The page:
Breaking Apart the Private Cloud Debate

I have been spectating throughout the ongoing private vs. public cloud debate taking place among the Clouderati. It often feels like watching medieval knights lumbering about the jousting field, sweating and grunting and smashing each other over the head with their maces. Recently, however, Christian Reilly mentioned the phrase “private PaaS”, which switched on a lightbulb for me about how to make the conversation more useful.

I have been spectating throughout the ongoing private vs. public cloud debate taking place among the Clouderati. It often feels like watching medieval knights lumbering about the jousting field, sweating and grunting and smashing each other over the head with their maces. Recently, however, Christian Reilly mentioned the phrase “private PaaS”, which switched on a lightbulb for me about how to make the conversation more useful.

What is The Advantages of Private Paas?

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While “private cloud” feels controversial, “private PaaS” feels like a no-brainer. Enterprise IT groups have to support multiple applications built by multiple development groups. They are on the hook for operational excellence, but are at the mercy of the development groups for application code and architecture that makes operational excellence possible. A private PaaS could give back control to IT over the area for which it’s accountable. It could also help development by letting them focus on their core competency, which is application functionality.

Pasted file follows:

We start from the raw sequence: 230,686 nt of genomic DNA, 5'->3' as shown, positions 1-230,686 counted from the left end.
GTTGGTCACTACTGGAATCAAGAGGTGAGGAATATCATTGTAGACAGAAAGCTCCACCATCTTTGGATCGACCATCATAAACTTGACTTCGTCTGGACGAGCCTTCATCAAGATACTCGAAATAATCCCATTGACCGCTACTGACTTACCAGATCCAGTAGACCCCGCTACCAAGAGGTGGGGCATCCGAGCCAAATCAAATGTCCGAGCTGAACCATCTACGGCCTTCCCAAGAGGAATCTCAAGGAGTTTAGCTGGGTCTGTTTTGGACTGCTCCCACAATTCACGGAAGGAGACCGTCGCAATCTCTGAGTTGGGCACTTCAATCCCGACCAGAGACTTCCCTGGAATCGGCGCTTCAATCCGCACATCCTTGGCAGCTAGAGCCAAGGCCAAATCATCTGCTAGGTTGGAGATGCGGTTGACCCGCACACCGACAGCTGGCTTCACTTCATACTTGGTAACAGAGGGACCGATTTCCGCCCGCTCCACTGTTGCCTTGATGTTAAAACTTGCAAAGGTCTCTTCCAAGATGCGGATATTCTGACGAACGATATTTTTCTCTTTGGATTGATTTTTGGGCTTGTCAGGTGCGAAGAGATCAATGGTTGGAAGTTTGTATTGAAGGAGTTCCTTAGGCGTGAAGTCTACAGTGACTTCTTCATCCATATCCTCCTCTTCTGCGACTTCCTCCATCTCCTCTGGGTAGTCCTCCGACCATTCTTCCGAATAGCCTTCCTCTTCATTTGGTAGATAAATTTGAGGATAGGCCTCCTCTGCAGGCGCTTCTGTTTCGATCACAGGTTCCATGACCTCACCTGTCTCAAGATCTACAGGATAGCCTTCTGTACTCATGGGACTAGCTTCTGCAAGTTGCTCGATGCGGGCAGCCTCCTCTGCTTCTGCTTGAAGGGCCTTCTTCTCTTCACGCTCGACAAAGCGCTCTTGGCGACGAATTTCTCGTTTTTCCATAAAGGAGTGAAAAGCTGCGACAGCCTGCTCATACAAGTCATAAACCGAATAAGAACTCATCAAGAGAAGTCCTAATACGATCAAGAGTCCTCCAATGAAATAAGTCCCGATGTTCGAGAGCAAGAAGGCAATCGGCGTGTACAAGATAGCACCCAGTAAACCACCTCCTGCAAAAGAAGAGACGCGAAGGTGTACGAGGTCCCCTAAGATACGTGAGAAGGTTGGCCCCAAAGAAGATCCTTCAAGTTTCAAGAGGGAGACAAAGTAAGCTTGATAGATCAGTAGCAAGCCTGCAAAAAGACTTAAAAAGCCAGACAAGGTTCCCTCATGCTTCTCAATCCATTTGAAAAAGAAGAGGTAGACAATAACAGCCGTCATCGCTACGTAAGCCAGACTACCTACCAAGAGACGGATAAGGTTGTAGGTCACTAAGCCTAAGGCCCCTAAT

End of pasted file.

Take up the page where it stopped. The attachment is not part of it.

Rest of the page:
The Defenition Of Private Paas

The term “private PaaS” has wider conceptual implications, though. It breaks open the monolithic “private vs. public cloud” debate into a layered discussion. IMHO it enables a much more interesting set of conversations and combinations. Netflix, for example, migrated its website infrastructure to AWS, which is a public IaaS. At the same time, though, they wrote their own internal-use PaaS platform to run on top of AWS. In other words, Netflix is a case of private PaaS on top of public IaaS. An enterprise, on the other hand, might choose to run a private PaaS on top of a private IaaS. In the future, that same enterprise might decide to migrate that private PaaS to run on top of a public IaaS. If they happened to be using CloudFoundry as their PaaS, they could also transparently migrate the PaaS layer from their private deployment to one of the public CloudFoundry-based PaaS providers.

What about the SaaS layer?

Some would argue SaaS is not cloud. For the purposes of this discussion, at least, I don’t think it matters. Software services like enStratus let customers choose whether to use vendor-hosted or self-hosted instances. If a SaaS application were built on top of a PaaS, then the enterprise could make dynamic private vs. public deployment choices all the way up and down the XaaS stack.

We are well into the age where layering and loose coupling are considered software architecture stock-in-trade. It’s ironic that we seem to have forgotten our own methodology. As far as I can tell, the private vs. public cloud debate is really about private vs. public IaaS. I’m not going to wade into that argument – my mace and helmet are nowhere near sufficiently sturdy. I do believe, though, that rephrasing the cloud debate in terms of its component layers will let us argue about things more precisely, flexibly, and productively.

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